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Depression is darkness.
It can suck the life out of you.
I’ve only dealt with a few major periods of depression in my life, but they were awful, absolutely awful.
I remember calling my parents and saying, “It just feels like something is wrong with my brain, like a knob has been turned down.’
But is “depressed” the best word?
There are other ways to talk about “depressed.”
After all, no person is depressed — they have depression.
Depression, although it can feel like it at times, is never the only thing that a person is.
Let’s Talk About Feeling Depressed
Part of depression is the soul-sucking nature of it. “I’m depressed. This is never going to get better.”
When you’re in a state like this, “depressed” is the word that comes to mind. It’s convenient. It’s the easiest thing to say. But it’s also limiting, and that’s the nature of the disease.
Depression takes the life out of you and out of the room. Suddenly, it’s a thousand miles to cross a room. It’s a lifetime to complete a basic task.
Nothing seems possible and yet everything needs to be done. This is how it seems.
And when you have this outlook, life becomes awfully bleak.
Other Words for “Depressed”
There are other words to use, even if you can’t see them in your mind’s eye. They can be a huge help.
The words are out there, floating through the ether. You have to be patient enough to grasp them, even if patience is the quality you have least of at this point.
But what about “feeling down?” What about “life trauma?” What about “hopeless” or “overwhelmed?”
Why does it matter to increase your vocabulary when you’re dealing with depression? Because it’ a start to see life in a new way. It always begins small — and then grows from there.
There are infinite ways to describe depression, but we often fall back on old, easy ways when life is at its most difficult.
Are you “broken?” Did someone “break you?” Add words together to form questions.
This is a start, but there is still farther to go.
When you add words to your mental health vocabulary, you start to see other possibilities.
How to Expand Your Mental Health Vocabulary
OK. OK. Speaking new words may not change your life in an instant.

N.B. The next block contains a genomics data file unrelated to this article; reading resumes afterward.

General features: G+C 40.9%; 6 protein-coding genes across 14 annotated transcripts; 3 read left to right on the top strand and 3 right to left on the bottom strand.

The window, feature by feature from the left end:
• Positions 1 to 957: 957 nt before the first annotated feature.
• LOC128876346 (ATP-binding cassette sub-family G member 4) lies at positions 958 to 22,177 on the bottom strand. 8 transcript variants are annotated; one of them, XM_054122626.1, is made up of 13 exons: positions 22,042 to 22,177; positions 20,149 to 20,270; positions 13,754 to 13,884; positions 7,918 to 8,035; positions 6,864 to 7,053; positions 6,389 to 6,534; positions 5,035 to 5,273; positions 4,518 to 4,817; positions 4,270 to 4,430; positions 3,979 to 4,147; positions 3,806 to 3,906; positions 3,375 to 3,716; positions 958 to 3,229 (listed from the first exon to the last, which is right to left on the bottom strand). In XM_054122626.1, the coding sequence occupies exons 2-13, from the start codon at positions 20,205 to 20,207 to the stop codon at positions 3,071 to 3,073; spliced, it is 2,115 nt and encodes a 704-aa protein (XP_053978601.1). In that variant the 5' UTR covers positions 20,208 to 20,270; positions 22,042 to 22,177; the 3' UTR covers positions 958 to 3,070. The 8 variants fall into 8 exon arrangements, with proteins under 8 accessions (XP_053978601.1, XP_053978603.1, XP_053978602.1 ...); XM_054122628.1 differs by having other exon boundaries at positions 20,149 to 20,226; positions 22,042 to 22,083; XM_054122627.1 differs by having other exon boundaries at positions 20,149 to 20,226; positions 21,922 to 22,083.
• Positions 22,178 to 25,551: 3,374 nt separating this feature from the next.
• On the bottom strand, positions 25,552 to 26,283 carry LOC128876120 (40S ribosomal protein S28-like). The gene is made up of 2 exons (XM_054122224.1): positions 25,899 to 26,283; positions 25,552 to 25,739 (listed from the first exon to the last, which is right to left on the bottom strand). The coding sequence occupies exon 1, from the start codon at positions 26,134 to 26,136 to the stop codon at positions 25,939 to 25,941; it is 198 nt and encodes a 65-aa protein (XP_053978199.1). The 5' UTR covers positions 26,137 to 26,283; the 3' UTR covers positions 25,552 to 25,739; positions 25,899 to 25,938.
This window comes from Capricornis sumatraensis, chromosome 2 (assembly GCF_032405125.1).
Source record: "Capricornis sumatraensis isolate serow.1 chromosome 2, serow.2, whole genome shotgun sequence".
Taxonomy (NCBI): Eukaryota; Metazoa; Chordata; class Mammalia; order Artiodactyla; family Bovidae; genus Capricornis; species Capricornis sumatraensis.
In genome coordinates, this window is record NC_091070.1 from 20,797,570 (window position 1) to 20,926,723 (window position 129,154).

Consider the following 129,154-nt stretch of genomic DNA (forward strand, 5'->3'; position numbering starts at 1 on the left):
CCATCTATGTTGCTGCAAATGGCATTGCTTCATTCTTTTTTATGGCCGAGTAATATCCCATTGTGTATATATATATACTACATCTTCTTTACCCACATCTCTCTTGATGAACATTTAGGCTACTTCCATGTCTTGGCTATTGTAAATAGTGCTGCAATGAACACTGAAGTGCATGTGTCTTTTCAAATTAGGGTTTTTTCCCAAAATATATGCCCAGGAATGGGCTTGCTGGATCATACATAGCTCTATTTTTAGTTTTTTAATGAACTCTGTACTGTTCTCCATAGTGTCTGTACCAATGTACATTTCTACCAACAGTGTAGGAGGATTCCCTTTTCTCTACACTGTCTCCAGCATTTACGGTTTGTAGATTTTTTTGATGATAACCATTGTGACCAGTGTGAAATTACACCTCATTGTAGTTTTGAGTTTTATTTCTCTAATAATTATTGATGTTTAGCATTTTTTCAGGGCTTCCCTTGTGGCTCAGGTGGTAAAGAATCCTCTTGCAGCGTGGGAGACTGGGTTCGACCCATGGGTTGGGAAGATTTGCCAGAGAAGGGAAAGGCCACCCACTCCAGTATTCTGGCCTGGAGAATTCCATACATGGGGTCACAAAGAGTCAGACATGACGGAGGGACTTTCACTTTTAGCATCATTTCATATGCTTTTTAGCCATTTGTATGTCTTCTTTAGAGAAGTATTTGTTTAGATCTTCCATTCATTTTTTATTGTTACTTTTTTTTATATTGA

But we’re talking about starting. We’re discussing the beginning of a great change, and no one has ever been able to see the vastness of great possibility at the very beginning. It’s something that unfolds as you do. You are always in the process of unfolding.
Here’s something to try.
Think of new ways that you can describe your situation. You don’t need to be in a clinical state of depression to do this. You can just be how you are, beautiful and imperfect.
Have you sunk? Or are you floating again? What does that mean to you? By thinking and talking in ways that are unnatural to you, you’ll start to see other possibilities. Your words will start to build a life different than the one you’re currently living.
Words have power. They shape minds. They build attitudes. They’ve been used for thousands of years to craft societies — because words are the foundations of ideas. All big movements start with an initial idea, which is composed of words.
Now we’re starting to see a grander vision than simply “depressed.”
There are more words out there, still floating in the ether, waiting for you. You have the power to grab them and reel them in.
Keep thinking and talking to yourself, and then use your new mental health vocabulary to connect with others. Share your new words with them. Just try them on for size.
You’re not going to find the “perfect” words because there are no perfect words.
There’s just you — and your infinite ability to create your life. That’s enough. Because you’re enough.